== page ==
The theme of “refugees” was explored throughout BIFF’s various programs — as it should be, given current events across the globe and the fact many of the filmmakers here come from communities being directly affected.

There were wildly divergent takes on the issue. First-time helmer Navid Mahmoudi’s Parting — given a special mention in the New Currents award — is a gripping, tense journey that places its audience alongside an Afghan couple trying to flee their strife torn-nation. Meanwhile, the reflective take Tamara Stephanyan presents in Those From The Shore allows Armenian families trapped between countries to voice their hopes and fears.

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Those From The Shore was in the running for the major documentary prize that went to Korean director Sung Seung-Taek’s Neighborhood, which looks at the filmmaker’s relationship with the psychologically troubled individuals who live next to his home, and to Philippine production The Crescent Rising, director Sheron Davoc’s pry into the often forgotten religious conflicts that have marred the recent history of Mindanao.

But BIFF wasn’t all about being worthy. South Korea loves the glamour — and pure entertainment — of movies as much, if not more, than any other market. Hollywood was represented by Miles Teller (Whiplash) and Aaron Eckhart (The Dark Knight), who were in town with Ben Younger’s gripping boxing biopic Bleed For This — and at an outdoor meet-and-greet sent fans into delirium.

There was also a celebration of the hits that continue to help the Korean break box office records — 2015 saw US$1.4 billion collected, the most ever, and 2016 looks likely to rake in even more. Non-Koreans got a peek at why, exactly, things are going so well: Na Hong-Jin’s nasty thriller The Wailing, where a foreigner is blamed for a series of brutal murders in a small town, is among a number of films sure to travel to cinemas overseas.

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As ever, Japan was well represented, upping the perv quotient with evidence of the rebirth of the nation’s “Roman porno” genre — in the shape of sometime horror King Hideo Nakata’s twisted White Lilly and Isao Yukisada’s strangely beguiling Aroused by Gymnopedies. Norihiro Niwatsukino matched those films for skin, and added flourishes of humor and even animation, in the wonderfully diverse Suffering Of Ninko — about a monk who’s irresistible to women. It starts like a soft porn romp and turns deliciously dark.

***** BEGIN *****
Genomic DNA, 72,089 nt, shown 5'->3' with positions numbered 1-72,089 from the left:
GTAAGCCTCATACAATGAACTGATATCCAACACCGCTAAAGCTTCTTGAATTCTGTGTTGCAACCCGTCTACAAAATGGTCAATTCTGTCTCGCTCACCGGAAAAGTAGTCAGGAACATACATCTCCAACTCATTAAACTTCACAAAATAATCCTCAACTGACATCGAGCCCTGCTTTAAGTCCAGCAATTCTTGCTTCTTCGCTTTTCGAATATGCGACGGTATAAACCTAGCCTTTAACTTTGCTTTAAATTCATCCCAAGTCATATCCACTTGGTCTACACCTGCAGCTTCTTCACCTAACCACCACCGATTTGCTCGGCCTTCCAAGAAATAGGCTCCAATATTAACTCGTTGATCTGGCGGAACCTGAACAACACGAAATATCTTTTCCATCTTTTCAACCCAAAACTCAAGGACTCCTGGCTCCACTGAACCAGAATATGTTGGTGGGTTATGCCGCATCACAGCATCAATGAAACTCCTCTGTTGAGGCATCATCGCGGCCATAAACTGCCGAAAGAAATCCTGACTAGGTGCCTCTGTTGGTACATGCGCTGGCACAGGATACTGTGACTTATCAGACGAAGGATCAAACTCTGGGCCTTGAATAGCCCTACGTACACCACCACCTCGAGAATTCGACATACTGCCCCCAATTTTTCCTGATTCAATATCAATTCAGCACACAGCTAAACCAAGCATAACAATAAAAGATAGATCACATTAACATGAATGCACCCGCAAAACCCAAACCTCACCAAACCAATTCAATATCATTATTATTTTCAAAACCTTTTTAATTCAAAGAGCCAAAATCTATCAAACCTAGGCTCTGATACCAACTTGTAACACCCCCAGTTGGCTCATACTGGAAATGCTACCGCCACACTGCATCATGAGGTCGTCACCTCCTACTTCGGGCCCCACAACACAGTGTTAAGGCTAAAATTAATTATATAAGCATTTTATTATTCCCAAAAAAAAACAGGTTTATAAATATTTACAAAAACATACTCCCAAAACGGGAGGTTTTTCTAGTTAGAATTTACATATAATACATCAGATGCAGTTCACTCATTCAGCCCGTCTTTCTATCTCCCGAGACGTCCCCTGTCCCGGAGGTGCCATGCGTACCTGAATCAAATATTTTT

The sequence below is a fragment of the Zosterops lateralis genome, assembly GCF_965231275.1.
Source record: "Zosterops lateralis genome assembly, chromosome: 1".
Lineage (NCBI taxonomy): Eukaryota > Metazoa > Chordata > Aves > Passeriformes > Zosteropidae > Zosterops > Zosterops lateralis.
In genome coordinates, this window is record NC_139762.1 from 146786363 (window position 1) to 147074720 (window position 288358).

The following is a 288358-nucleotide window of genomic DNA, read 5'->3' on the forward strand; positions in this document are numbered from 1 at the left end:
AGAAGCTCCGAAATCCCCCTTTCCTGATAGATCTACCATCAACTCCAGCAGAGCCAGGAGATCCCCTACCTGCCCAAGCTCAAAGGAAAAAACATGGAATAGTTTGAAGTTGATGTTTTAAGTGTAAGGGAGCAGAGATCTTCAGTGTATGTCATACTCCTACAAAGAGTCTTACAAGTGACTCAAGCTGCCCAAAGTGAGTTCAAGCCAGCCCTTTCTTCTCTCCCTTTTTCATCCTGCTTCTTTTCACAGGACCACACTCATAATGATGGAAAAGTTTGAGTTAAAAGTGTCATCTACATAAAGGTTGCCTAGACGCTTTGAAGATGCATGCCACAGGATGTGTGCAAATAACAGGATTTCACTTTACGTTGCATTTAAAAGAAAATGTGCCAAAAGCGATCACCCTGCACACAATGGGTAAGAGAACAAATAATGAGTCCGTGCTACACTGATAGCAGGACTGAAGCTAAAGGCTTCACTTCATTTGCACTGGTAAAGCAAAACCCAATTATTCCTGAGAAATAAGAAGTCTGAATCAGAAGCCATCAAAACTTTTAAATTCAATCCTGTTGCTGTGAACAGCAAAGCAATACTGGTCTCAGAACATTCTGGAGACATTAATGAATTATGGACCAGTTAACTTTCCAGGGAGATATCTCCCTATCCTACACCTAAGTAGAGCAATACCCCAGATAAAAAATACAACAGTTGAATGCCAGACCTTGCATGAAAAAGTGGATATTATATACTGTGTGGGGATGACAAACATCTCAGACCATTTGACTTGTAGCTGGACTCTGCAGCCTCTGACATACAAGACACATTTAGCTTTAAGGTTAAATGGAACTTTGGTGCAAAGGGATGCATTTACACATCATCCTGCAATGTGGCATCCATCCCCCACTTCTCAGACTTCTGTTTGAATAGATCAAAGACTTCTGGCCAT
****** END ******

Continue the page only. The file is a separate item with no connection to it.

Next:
For anyone wondering where modern Korean cinema gets its quirks from, there was a retrospective of the work of director Lee Doo-Yong, including a rare screening of his epic The Last Witness. The tale of a desperate cop looking into the dark side of postwar society, it’s remarkable both for its raw emotion and the fact it was made at all, given the country’s restrictive politics at the time of shooting (1980).

And there’s that word again — politics. As the curtain came down late on Saturday — with the world premiere of Iraqi director Hussein Hassan’s fraught family drama The Dark Wind — the hope was that the issues that have plagued BIFF might finally be put to bed.

Crowds by the end were down, year on year, a reflection perhaps on fewer screenings, budget cuts, and new anti-corruption laws in South Korea that mean festivals can offer fewer incentives for film industry freeloaders.

But hope in Busan springs eternal, and Kang told the press she thought it a miracle this year’s edition happened at all.

Japanese director Nobuhiro Yamashita, meanwhile, summed up the general feeling as the festival played out. In town with his quirky romance (of sorts), Over The Fence — along with heartthrobs Joe Odagiri and Aoi Yu — Yamashita took to the stage on Friday, and made his thoughts known in no uncertain terms.

“Every film has a right to find an audience and Busan has always ensured for Asian filmmakers that this happens,” he said. “The festival will ensure this continues, and Asian filmmakers will continue to support them.”